Shigella sonnei belongs to the Shigella/EIEC pathovar and has emerged to be the most prevalent species to cause bacillary dysentery in developed countries not only in Europe and North America but also in newly industrialised countries such as Korea, Republic of China, Thailand and Iran. Furthermore, S. sonnei infects more young children (0-5 years old) compared to other species, and most of the epidemic strains are multi-drug resistant due to spread of integrons. S. sonnei contains only one serovar but has many biotypes and their origin and evolution are poorly understood. To combat S. sonnei infection, a novel and effective genotyping scheme is urgently required because current available molecular typing methods have limited discrimination power to reveal global diversity, population genetic structure and evolutionary history of S. sonnei, all of which are important for disease surveillance and epidemiological investigations. Therefore, the proposed project is aimed at (1) development of a single nucleotide polymorphism (SNP)-based multilocus sequence typing (MLST) scheme to type a global S. sonnei collection for explanations as to why S. sonnei is prevalent in developed countries and more susceptible to young children, and to reveal the evolutionary history of this pathogen, and (2) automation of latest Roche LightCycler 480 instrument to detect informative SNPs that mark the current prevalent epidemic phylogenetic groups for S. sonnei surveillance, and (3) construction of a web-based service to facilitate global epidemiologic studies and disseminate new knowledge.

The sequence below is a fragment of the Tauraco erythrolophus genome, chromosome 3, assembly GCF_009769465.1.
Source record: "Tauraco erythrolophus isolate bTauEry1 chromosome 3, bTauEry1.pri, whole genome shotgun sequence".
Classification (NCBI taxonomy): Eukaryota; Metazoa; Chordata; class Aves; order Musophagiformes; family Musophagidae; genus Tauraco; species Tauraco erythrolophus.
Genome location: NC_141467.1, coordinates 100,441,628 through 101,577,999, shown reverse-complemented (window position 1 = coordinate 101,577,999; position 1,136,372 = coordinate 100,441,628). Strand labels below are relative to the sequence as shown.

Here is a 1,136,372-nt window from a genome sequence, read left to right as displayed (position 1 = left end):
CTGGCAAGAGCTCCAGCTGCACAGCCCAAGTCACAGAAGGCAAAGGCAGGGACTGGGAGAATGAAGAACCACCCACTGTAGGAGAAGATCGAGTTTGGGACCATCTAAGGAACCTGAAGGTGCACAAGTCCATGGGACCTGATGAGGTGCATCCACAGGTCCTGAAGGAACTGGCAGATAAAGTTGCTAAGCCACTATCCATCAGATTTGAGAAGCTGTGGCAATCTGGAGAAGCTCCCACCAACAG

Title a collection of phylogenetic and pathogenic diverse Shigella sonnei strains. 
Description through our genotyping study, it becomes clear that Shigella sonnei is highly diverse in terms of phylogenicity and pathogenicity. In particular some isolates carry virulence plasmid with reduced virulence. Circulation of these less virulent isolates in developed countries may offer natural immunisation to the population 
Type Of Material Database/Collection of Data/Biological Samples 
Year Produced 2009 
Provided To Others? Yes  
Impact Further collaborations are initiated among a number of international instiutes.